This is just the latest rallying cry from the team as a reason why they need to be more "competitive." How that is important in a league that is setup as a regional monopoly is anyone's guess. It's not like there is another team in the city that could snap away their customers. The NFL is setup as a regional monopoly and — with a salary cap in place — teams compete on the field, not in the board room. Why should it matter to a local fan base if their team is in the lower echelon — or even on the bottom — of the NFL's financial ladder. It's all just egotistical corporate chest pounding. 

    David Crossley
    David Crossley subscriber

    @johnpurlia  --Regarding luxury suites; the suites at Qualcomm are in the process of being redone.  I am still trying to find out who is paying for it.  My feeling is it isn't the Chargers.

    Robert Cohen
    Robert Cohen subscriber

    @johnpurlia To add to the myth count, there's also the "naming rights" issue.  People seem to think that the amount received for naming rights will go directly to help pay for the stadium.  Wrong.  Fees generated from naming rights and sponsorships would go to the Chargers which in turn will use some of that money to fund their contribution.  So naming rights are not in addition to what the Chargers, the NFL, and the public would put in, but they are in lieu of the Chargers contribution.  And the NFL contribution is not a direct payment either, it's a loan.

    johnpurlia subscriber

    @creanium @johnpurlia @David Crossley Excellent; that's what I thought. Imagine if the Chargers had taken a proactive role in making incremental improvements in the stadium (which, externally anyway, is a beautiful architectural structure) upon first acquiring the team in the mid 80's. Or, for that matter, had they begun making improvements in 2002 when Alex Spanos first publicly began complaining about the stadium. 14 years later they completely stonewall on any improvements (structurally, or those that would enhance their opportunity for in game advertising) claiming that they would be spending good money on a facility that it at it's end of life.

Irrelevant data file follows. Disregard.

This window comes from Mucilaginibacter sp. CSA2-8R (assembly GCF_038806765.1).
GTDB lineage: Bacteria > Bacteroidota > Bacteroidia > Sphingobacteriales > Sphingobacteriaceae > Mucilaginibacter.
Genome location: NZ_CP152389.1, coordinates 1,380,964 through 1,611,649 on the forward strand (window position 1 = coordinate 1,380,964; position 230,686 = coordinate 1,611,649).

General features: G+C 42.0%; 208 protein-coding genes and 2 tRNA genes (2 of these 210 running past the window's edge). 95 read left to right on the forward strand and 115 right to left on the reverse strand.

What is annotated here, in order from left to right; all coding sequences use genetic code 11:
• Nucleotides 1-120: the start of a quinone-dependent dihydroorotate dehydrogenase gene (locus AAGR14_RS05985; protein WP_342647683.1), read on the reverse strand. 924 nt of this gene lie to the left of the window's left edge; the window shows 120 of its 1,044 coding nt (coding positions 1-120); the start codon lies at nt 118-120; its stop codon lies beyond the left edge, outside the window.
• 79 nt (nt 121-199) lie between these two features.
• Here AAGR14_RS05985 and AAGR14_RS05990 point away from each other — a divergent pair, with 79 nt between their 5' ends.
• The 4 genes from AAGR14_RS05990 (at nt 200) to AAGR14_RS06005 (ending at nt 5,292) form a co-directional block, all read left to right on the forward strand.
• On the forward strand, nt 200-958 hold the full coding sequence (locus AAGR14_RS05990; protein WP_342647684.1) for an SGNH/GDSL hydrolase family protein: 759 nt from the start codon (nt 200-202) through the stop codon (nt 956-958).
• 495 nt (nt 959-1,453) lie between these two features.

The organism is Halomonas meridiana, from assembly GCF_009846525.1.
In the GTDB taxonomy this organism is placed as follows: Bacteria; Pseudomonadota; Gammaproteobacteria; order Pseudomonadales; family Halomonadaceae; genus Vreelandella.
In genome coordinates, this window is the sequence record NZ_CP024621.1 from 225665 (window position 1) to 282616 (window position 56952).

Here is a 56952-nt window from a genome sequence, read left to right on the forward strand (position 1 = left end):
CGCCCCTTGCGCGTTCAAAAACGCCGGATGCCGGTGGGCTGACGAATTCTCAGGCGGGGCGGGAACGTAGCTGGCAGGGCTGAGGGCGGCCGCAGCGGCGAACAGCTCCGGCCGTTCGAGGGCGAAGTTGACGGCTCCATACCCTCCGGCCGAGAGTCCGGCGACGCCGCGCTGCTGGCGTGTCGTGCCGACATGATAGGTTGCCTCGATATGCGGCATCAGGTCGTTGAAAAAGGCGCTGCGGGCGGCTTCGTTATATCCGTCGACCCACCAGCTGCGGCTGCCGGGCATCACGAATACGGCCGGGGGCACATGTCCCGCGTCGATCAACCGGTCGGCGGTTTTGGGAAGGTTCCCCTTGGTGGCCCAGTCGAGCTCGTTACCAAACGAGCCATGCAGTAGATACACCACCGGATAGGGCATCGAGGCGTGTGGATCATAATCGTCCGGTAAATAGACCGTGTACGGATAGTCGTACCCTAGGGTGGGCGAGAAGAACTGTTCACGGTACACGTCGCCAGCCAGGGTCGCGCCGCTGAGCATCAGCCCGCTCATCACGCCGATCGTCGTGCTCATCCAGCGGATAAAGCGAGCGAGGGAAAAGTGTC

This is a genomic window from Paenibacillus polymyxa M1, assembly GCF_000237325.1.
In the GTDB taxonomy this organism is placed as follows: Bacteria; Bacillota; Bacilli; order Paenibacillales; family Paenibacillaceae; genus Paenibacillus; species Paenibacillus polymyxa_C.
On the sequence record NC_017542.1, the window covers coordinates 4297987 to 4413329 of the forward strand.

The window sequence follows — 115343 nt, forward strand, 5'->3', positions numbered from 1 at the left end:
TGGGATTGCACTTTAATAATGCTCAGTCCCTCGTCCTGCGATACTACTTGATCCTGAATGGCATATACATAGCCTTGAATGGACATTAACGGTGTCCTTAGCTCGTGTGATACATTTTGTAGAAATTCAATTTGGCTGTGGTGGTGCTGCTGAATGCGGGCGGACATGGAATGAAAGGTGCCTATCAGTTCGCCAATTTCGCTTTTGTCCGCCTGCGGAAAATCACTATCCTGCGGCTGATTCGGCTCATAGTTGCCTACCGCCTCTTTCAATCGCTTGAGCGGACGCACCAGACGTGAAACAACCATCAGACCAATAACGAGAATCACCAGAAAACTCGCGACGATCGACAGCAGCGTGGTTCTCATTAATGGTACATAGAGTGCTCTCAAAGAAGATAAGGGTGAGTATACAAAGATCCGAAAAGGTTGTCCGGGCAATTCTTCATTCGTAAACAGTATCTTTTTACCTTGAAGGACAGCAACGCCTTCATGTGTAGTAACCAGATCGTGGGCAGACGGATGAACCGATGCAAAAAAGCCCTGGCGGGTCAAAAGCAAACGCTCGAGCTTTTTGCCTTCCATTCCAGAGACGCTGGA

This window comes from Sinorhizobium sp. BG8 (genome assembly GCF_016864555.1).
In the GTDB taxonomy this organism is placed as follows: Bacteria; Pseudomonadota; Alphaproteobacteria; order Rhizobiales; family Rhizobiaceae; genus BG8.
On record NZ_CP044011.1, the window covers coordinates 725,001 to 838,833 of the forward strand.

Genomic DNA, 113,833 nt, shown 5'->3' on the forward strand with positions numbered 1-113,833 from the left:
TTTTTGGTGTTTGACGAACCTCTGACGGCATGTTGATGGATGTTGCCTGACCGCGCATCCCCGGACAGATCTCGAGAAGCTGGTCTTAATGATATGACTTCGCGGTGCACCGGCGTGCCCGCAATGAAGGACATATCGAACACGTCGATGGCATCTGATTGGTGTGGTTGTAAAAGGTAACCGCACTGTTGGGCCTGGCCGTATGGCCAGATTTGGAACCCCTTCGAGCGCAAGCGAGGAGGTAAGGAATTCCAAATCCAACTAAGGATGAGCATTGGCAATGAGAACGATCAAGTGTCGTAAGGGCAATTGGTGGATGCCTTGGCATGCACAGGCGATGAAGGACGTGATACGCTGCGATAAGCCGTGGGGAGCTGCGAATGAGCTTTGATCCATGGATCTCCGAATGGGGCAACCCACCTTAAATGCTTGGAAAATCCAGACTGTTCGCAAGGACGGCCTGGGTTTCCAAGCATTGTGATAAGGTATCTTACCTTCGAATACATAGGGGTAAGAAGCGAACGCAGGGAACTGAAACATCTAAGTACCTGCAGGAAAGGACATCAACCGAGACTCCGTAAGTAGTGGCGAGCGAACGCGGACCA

(Then again, I live in a house built in 1927)

    David Crossley
    David Crossley subscriber

    @johnpurlia @creanium @David Crossley  --The difference is (at least this might be the Charger's argument) they are only a tenant in the Q, where the Padres paid for roughly 1/3 the cost of the ballpark.  Then again, the Padres were also a tenant at the Q (then Jack Murphy Stadium) when they put a new out-of-town scoreboard on the RF wall.  Even before that, I believe they put the current scoreboards up in the stadium on the Padres dime as well.  Guess the Chargers just don't have the money for that.

    Robert Cohen
    Robert Cohen subscriber

    @David Crossley @Robert Cohen @johnpurlia  all other stadiums/arenas that were partially funded by the teams get the right to sell the naming rights.  Spanos is not about to write a 200 million dollar check out of petty cash, or risk the family investment by collateralizing the team for a loan to pay his share of  the stadium cost.  He has to shop around for a sponsor so he knows a solid source of income per year will be paid to him.  That will allow him to make his contribution.

    johnpurlia subscriber

    @David Crossley @johnpurlia Any idea who is paying for all the recent renovations at Petco (last year's dimension mods and this year's big video board)? Is it the city, or the Padres? By my nearest estimate, the Spanos family has never put a dime into the stadium since purchasing the team in 1984. If memory serves, I believe the city paid for the Chargers new offices and practice facility as part of the last stadium expansion. 

    Robert Cohen
    Robert Cohen subscriber

    @David Crossley @Robert Cohen @johnpurlia  Anything is possible and I think it was SD that got Qualcomm to pony up the $18 million to expand what was then Jack Murphy Stadium but in general it's the teams that want to have control over who they associate with in regard to sponsors and naming partners.

    David Crossley
    David Crossley subscriber

    @Robert Cohen @David Crossley @johnpurlia  --And the only reason it was $18 million was that's what the city claimed  the shortfall was from the total expansion cost, even though rumors have always been floated that the shortfall was much more than that.